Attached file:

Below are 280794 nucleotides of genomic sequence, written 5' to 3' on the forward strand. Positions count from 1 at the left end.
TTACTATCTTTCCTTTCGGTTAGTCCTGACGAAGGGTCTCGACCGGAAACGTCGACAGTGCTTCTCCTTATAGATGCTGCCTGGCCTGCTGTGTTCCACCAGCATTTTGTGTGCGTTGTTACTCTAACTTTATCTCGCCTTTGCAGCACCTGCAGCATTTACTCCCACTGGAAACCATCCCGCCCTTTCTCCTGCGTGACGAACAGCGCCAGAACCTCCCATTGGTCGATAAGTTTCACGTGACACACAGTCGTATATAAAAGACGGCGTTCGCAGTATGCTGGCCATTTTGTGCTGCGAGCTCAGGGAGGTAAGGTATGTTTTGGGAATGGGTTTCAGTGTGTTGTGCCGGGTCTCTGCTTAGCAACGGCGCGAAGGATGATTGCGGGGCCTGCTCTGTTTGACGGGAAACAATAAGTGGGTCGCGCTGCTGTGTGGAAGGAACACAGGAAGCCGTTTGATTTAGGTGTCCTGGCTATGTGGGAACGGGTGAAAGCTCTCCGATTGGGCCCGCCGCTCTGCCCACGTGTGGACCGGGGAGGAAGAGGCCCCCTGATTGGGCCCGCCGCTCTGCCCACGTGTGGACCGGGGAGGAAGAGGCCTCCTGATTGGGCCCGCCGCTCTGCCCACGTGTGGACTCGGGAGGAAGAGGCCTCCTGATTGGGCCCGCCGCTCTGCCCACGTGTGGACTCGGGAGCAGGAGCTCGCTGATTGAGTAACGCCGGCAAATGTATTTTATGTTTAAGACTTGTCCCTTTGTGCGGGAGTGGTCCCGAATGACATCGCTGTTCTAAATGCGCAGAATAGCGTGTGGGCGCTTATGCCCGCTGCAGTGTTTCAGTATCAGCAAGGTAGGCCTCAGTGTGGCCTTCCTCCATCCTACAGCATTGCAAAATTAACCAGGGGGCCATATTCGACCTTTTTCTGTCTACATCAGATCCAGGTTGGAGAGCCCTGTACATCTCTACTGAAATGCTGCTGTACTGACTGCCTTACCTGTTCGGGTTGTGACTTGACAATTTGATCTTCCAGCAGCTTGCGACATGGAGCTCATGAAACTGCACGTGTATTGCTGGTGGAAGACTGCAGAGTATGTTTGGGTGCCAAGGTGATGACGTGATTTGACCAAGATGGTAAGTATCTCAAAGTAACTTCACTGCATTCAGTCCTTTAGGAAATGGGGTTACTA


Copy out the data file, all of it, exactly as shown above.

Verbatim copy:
Below are 280794 nucleotides of genomic sequence, written 5' to 3' on the forward strand. Positions count from 1 at the left end.
TTACTATCTTTCCTTTCGGTTAGTCCTGACGAAGGGTCTCGACCGGAAACGTCGACAGTGCTTCTCCTTATAGATGCTGCCTGGCCTGCTGTGTTCCACCAGCATTTTGTGTGCGTTGTTACTCTAACTTTATCTCGCCTTTGCAGCACCTGCAGCATTTACTCCCACTGGAAACCATCCCGCCCTTTCTCCTGCGTGACGAACAGCGCCAGAACCTCCCATTGGTCGATAAGTTTCACGTGACACACAGTCGTATATAAAAGACGGCGTTCGCAGTATGCTGGCCATTTTGTGCTGCGAGCTCAGGGAGGTAAGGTATGTTTTGGGAATGGGTTTCAGTGTGTTGTGCCGGGTCTCTGCTTAGCAACGGCGCGAAGGATGATTGCGGGGCCTGCTCTGTTTGACGGGAAACAATAAGTGGGTCGCGCTGCTGTGTGGAAGGAACACAGGAAGCCGTTTGATTTAGGTGTCCTGGCTATGTGGGAACGGGTGAAAGCTCTCCGATTGGGCCCGCCGCTCTGCCCACGTGTGGACCGGGGAGGAAGAGGCCCCCTGATTGGGCCCGCCGCTCTGCCCACGTGTGGACCGGGGAGGAAGAGGCCTCCTGATTGGGCCCGCCGCTCTGCCCACGTGTGGACTCGGGAGGAAGAGGCCTCCTGATTGGGCCCGCCGCTCTGCCCACGTGTGGACTCGGGAGCAGGAGCTCGCTGATTGAGTAACGCCGGCAAATGTATTTTATGTTTAAGACTTGTCCCTTTGTGCGGGAGTGGTCCCGAATGACATCGCTGTTCTAAATGCGCAGAATAGCGTGTGGGCGCTTATGCCCGCTGCAGTGTTTCAGTATCAGCAAGGTAGGCCTCAGTGTGGCCTTCCTCCATCCTACAGCATTGCAAAATTAACCAGGGGGCCATATTCGACCTTTTTCTGTCTACATCAGATCCAGGTTGGAGAGCCCTGTACATCTCTACTGAAATGCTGCTGTACTGACTGCCTTACCTGTTCGGGTTGTGACTTGACAATTTGATCTTCCAGCAGCTTGCGACATGGAGCTCATGAAACTGCACGTGTATTGCTGGTGGAAGACTGCAGAGTATGTTTGGGTGCCAAGGTGATGACGTGATTTGACCAAGATGGTAAGTATCTCAAAGTAACTTCACTGCATTCAGTCCTTTAGGAAATGGGGTTACTA